Visits to a number of groves, including some of the largest, revealed the horticultural limitations that define productive capacity and oil characteristics. Early frost, pruning, disease, harvesting, and processing method and capacity affect the oil profile as much as the variety. Most accepted there was work to be done in these areas to achieve optimal efficiency and reduction of end price.

In the grove with (l-r) Bob Marshall, Shona Thompson, Rachael Speedy and Chris Crompton-Smith

It was acknowledged that price was both the determinant of profitability for the producer and the most important consideration with consumers. The presence of retailers brought reality to the discussions with the simple message that the price expectation of producers was too high and there needed to be adjustments to the supply chain to bring the retail price down within consumer expectation set by imported brands.

One way of reducing the price, obtaining more delicate oils and insuring against crop failure is to retain a proportion of oils from previous seasons. Generally the oils tasted were robust enough to do this. This also enabled ‘back-blending’ to reduce price and preserve particular traits for consistency. Blending with refined oils and other vegetable oils were also discussed to produce products which will compete directly with the imported ‘pure’ and light olive oils in supermarkets.


Differentiation in markets for the olive oils for the two regions can be achieved through Denomination of Origin (PDO) certification and ‘tested to international standard’ labelling. The testing to international standard would provide a range of chemical data to further define the health attributes of the fatty acid profile and anti-oxidants of the olive oils. The polyphenol levels from the analysis will provide data for blending for longer shelf-life.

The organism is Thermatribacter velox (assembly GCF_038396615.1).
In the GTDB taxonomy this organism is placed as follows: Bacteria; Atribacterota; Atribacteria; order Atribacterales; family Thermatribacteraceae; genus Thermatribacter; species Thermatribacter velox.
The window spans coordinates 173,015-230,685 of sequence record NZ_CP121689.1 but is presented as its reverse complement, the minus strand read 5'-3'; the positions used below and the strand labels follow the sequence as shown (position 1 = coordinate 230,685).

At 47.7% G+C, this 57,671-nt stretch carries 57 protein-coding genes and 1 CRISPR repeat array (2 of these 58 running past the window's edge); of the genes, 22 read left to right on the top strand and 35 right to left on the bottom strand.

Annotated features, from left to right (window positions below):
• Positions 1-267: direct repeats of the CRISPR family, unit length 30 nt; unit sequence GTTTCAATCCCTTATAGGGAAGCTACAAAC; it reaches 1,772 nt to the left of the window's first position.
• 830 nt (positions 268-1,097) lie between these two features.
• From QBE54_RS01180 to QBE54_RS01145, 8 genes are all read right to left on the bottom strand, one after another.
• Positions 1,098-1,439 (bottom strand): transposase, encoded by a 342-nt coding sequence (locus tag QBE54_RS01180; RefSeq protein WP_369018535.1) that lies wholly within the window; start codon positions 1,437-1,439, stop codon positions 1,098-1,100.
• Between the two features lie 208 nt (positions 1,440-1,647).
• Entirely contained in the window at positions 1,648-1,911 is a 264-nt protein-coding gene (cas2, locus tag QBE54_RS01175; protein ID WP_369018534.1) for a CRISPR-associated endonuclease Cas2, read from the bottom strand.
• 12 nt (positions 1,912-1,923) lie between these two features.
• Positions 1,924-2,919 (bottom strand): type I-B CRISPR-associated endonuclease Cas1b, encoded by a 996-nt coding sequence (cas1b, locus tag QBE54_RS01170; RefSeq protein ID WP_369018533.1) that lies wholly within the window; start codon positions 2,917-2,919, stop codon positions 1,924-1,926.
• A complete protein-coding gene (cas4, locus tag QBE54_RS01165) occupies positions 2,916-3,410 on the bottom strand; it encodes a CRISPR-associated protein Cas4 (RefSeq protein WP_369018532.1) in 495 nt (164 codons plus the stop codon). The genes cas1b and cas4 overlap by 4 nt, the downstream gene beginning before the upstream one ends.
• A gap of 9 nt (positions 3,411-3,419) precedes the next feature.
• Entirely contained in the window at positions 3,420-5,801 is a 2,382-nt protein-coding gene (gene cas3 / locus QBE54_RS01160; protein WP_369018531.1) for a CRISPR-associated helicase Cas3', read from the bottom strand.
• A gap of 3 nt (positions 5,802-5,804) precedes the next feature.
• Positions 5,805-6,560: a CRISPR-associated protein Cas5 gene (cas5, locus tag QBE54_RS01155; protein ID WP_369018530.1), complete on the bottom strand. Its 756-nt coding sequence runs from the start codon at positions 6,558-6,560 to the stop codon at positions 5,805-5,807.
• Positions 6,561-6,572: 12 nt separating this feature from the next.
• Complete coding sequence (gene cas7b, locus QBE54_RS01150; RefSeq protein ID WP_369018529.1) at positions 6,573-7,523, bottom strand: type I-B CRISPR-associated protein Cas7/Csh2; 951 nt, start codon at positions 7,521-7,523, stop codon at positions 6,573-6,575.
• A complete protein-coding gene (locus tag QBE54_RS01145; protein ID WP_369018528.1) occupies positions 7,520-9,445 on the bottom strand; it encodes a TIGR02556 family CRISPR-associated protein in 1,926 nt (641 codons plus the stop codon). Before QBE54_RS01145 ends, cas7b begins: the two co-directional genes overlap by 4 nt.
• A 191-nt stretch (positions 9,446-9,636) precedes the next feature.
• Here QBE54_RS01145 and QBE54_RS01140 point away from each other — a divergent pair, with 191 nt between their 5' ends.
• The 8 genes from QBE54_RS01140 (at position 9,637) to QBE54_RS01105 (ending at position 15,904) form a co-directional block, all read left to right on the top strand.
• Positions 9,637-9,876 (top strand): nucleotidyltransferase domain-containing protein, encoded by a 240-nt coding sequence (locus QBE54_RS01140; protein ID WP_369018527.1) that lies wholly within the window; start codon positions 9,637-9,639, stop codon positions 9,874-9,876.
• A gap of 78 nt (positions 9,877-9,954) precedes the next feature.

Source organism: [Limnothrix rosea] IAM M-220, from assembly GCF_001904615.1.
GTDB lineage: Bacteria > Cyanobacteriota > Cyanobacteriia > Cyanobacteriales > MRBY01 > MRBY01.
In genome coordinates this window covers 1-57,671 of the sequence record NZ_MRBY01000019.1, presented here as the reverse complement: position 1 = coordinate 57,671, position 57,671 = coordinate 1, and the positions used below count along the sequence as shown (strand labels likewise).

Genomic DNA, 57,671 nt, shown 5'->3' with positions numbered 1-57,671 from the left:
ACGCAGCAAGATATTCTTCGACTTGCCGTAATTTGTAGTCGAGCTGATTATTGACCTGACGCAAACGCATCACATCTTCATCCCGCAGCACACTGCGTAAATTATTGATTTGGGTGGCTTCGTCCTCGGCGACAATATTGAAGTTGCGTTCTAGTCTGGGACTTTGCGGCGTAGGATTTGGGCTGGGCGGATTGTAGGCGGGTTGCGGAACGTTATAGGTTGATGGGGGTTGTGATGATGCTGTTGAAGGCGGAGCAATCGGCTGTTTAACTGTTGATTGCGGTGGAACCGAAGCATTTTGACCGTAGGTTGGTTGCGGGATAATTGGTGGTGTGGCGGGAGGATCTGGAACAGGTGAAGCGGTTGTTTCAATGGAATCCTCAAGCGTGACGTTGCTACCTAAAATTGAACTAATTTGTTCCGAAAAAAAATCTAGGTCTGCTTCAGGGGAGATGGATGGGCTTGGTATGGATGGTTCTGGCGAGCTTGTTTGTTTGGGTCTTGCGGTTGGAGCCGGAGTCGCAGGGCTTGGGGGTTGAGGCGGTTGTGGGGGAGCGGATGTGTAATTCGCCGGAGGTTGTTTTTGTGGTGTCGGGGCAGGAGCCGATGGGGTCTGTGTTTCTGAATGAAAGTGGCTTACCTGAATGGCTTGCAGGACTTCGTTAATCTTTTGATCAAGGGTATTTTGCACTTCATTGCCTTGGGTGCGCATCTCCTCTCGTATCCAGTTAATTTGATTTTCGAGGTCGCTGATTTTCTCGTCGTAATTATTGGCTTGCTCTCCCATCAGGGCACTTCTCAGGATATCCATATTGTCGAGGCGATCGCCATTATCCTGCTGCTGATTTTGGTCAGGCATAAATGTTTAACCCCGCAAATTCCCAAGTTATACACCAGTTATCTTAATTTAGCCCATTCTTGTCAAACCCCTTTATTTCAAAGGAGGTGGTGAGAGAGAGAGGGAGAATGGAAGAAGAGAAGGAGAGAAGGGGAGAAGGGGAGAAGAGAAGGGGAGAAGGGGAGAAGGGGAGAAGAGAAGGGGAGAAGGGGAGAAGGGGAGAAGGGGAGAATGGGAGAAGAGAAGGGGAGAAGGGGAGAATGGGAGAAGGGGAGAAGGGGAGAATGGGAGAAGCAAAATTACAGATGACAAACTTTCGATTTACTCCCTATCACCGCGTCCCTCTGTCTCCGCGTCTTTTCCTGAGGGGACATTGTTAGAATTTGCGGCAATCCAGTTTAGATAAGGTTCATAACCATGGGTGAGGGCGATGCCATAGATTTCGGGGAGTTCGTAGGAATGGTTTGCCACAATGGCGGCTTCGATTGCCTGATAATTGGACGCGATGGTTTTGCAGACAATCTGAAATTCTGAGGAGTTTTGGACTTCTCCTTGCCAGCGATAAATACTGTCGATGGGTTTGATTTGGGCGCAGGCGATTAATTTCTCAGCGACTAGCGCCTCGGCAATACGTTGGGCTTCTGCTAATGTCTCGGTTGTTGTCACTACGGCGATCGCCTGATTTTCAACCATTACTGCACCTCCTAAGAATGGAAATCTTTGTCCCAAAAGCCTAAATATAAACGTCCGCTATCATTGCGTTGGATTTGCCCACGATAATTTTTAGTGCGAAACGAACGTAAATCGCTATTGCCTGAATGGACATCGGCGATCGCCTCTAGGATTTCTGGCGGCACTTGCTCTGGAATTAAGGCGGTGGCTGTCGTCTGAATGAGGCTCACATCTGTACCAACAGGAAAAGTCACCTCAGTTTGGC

The ‘tested to international standard’ branding would also position the complying oils ahead of the existing ‘ONZ Certified Extra Virgin’ mark which has a far less rigorous testing regime.

The ‘girls’ teams in Blenheim differentiating their oils through blending

To round off the regional advantages for marketing, both regions have well established wine and tourism industries on which to build the olive oil profile. The food culture is well developed and in most restaurants at least two local extra virgin olive oils are used. Visits to retailers showed some reluctance to stock and promote local oils because of price. There is an adage which says ‘if you cannot win in the local market you won’t win in other markets’. The intention expressed by participants is to work on this through collection and analysis of market data and more cooperation along the supply-chain.

Kiwi Oil

On a lighter note, while enjoying delicious fish and chips on the sunny harbourside in Napier, we noticed an offering of ‘green salad drizzled with Kiwi Oil’. Was this a new product to compete with Emu Oil we asked the waitress? With the confidence of youth she told us it was the oil extracted from the Kiwi fruit. We smiled when we realised that the oil is in fact a locally produced olive oil called ‘Kiwi’. There is work to be done with foodservice too.

Harnessing the Assets

The Marlborough/Nelson and Hawkes Bay olive industry in New Zealand, as reflected by participants in the seminars, is determined and talented. Their olive oils are good quality and market success will come through differentiation through taste, price and innovative marketing. The teamwork during the seminars shows that there is the cohesion, resourcefulness and increasing knowledge to make this happen.

These are the assets of the industry which when harnessed will bring its success.

Align all this with the already established local food and wine culture attracting tourism and the worldwide profile of the wines – Marlborough/Nelson and Hawkes Bay will be Paradise regained.

Thank you to all who showed typical Kiwi hospitality and endless humour, especially Phyllis and Mark Heard of Awatere River Extra Virgin Olive Oil who took the initiative to organise the seminars, and Rachael Speedy and Nigel Macintosh of Paul Holmes Extra Virgin Olive Oil who promoted the Hawkes Bay seminar. Thanks also to Andrew and Delyth Taylor of Olive Culture who took me to many groves in Hawkes Bay and taught me a lot about pruning and how to drive up frighteningly steep hills.